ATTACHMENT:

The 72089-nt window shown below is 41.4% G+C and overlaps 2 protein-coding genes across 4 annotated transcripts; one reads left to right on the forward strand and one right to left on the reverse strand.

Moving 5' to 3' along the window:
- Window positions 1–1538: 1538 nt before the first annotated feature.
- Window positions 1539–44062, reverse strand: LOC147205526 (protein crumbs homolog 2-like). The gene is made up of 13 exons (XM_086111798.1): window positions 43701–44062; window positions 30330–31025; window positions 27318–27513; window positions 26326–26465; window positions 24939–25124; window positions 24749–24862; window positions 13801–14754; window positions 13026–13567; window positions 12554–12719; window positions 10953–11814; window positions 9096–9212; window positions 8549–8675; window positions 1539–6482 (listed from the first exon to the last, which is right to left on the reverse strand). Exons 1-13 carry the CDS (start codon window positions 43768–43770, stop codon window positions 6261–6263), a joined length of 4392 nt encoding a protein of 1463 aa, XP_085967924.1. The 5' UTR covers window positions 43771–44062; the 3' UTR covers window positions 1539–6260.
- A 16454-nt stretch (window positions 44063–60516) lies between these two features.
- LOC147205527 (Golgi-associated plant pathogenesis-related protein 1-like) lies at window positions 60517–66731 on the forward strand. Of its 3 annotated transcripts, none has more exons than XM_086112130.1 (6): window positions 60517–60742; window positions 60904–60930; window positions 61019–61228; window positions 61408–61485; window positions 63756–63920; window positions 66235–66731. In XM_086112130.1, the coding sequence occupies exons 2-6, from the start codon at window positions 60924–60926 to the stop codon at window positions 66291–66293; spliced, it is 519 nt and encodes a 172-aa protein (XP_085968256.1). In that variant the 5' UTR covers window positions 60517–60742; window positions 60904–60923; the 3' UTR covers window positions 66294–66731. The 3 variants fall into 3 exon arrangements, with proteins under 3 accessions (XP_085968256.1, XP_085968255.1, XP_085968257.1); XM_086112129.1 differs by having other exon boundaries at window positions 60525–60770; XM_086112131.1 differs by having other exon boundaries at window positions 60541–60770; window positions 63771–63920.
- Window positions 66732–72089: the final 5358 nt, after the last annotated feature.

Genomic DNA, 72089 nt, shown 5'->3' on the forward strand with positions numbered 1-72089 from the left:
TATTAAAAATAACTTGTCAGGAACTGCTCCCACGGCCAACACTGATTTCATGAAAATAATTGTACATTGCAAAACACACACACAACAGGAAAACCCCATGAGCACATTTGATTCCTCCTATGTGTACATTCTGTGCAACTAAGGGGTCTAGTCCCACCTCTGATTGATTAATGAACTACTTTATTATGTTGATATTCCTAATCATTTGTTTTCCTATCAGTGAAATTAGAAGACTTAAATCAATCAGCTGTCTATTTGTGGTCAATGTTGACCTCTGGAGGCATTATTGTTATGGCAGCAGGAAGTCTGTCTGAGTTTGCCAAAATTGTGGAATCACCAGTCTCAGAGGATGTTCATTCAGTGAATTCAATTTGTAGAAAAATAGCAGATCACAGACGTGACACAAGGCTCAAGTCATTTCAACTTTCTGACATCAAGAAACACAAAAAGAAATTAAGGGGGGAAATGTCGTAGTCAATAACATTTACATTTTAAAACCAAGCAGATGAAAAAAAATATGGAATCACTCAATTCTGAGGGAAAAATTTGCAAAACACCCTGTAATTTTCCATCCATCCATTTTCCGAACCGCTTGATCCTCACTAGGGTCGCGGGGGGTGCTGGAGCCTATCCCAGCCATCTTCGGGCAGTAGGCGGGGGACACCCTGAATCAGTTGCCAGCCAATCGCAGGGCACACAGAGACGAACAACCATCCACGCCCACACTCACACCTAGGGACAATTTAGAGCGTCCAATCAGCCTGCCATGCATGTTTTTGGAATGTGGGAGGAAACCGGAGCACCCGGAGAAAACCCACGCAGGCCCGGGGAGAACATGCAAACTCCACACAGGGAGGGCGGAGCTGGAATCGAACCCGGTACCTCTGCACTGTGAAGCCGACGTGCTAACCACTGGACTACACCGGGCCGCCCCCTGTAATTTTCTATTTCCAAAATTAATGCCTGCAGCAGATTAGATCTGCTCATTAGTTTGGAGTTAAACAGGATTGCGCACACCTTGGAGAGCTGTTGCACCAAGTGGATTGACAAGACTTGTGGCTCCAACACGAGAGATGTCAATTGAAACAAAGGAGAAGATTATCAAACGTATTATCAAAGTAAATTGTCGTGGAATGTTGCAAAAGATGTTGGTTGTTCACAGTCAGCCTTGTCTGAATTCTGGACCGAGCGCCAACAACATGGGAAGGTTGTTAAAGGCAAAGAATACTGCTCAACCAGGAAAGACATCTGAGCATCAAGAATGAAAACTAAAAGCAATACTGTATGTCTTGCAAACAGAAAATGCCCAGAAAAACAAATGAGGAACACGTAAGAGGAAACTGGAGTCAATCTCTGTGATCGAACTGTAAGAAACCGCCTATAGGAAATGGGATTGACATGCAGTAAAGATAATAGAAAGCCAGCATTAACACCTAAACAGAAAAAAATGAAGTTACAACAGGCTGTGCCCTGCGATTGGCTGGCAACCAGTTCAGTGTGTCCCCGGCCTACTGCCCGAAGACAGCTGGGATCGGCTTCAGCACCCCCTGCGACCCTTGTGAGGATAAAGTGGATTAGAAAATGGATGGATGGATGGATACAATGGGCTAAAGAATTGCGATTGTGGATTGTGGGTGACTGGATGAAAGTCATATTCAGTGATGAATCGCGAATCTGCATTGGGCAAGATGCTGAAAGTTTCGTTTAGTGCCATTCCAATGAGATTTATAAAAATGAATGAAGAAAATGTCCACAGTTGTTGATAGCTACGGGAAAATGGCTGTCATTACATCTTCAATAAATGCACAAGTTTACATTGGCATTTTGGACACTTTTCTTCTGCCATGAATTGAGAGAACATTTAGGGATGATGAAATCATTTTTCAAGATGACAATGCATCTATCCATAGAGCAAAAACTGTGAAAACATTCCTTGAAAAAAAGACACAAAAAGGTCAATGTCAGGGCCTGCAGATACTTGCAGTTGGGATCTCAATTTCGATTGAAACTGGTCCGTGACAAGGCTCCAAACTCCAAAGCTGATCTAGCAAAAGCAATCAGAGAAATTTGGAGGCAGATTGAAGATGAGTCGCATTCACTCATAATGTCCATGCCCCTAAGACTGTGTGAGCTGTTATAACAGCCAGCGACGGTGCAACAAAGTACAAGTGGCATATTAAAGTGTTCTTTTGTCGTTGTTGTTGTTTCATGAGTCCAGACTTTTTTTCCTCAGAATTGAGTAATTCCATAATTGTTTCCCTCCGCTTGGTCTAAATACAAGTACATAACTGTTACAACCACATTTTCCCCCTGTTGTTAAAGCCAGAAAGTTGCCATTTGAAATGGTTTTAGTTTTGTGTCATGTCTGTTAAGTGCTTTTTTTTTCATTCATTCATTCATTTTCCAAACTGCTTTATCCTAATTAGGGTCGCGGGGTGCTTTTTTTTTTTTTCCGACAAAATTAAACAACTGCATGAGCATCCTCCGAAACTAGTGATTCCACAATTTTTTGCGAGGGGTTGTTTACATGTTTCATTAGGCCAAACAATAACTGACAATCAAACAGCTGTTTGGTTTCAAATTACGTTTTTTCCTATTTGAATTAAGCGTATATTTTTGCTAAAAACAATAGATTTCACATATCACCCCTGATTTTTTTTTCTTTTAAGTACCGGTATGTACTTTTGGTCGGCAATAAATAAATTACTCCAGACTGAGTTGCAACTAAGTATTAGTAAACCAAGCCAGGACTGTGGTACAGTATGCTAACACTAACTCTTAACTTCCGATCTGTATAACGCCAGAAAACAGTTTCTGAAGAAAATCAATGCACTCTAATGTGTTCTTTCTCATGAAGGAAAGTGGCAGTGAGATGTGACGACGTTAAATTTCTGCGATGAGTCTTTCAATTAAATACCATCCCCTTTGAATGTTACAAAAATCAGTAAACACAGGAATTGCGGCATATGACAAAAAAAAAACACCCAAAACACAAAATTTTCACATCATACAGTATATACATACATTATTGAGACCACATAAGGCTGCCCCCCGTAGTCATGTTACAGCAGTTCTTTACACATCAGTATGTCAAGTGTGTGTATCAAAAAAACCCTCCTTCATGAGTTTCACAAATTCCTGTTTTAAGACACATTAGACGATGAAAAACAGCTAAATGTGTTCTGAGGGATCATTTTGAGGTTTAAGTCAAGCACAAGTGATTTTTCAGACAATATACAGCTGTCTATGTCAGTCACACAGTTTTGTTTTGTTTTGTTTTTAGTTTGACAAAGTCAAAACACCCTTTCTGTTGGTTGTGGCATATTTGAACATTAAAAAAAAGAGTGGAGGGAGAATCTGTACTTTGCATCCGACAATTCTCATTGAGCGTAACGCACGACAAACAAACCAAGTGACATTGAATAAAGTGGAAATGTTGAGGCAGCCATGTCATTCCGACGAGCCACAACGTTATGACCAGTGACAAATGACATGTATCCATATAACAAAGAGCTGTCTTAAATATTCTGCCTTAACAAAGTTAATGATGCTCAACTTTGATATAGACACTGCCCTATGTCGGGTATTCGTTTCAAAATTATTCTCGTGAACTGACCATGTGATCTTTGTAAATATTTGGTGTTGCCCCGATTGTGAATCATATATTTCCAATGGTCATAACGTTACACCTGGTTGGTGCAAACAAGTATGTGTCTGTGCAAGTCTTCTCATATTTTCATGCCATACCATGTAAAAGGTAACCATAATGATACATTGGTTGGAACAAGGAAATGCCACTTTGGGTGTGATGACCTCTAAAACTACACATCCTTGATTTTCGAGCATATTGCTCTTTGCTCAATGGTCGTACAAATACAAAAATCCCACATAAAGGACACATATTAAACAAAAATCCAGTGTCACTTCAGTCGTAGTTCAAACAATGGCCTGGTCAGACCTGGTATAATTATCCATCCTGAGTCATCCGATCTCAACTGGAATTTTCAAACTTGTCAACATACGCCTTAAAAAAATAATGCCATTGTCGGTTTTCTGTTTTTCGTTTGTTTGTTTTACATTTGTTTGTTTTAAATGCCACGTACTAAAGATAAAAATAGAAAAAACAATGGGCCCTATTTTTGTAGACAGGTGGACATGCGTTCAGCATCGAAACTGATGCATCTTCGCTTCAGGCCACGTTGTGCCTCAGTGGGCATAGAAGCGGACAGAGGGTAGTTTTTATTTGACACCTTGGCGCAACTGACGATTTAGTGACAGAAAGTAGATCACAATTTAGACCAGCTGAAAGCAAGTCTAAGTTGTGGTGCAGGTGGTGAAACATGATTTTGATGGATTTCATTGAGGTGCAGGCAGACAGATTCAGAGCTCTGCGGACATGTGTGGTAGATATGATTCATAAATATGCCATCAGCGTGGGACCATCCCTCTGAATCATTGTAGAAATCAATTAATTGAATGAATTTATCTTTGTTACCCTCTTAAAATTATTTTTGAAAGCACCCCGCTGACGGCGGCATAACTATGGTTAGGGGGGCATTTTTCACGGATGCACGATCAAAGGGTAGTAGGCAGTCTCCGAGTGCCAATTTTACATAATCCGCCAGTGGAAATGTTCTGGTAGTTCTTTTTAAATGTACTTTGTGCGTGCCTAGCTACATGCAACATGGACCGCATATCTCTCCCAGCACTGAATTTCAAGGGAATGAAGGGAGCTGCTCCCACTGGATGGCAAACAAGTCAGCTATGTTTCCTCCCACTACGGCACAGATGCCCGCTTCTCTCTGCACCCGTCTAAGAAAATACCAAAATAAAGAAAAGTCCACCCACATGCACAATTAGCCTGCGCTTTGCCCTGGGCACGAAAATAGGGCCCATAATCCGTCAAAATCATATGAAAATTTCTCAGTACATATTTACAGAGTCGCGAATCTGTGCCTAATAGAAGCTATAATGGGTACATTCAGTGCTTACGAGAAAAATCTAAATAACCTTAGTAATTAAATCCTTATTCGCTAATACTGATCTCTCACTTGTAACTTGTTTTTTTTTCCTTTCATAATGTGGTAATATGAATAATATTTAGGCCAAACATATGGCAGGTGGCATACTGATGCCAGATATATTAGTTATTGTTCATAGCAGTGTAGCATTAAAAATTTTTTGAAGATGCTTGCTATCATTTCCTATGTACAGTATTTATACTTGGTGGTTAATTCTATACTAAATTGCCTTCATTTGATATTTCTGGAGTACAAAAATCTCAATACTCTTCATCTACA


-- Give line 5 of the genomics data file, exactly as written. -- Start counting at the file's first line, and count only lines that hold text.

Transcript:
- A 16454-nt stretch (window positions 44063–60516) lies between these two features.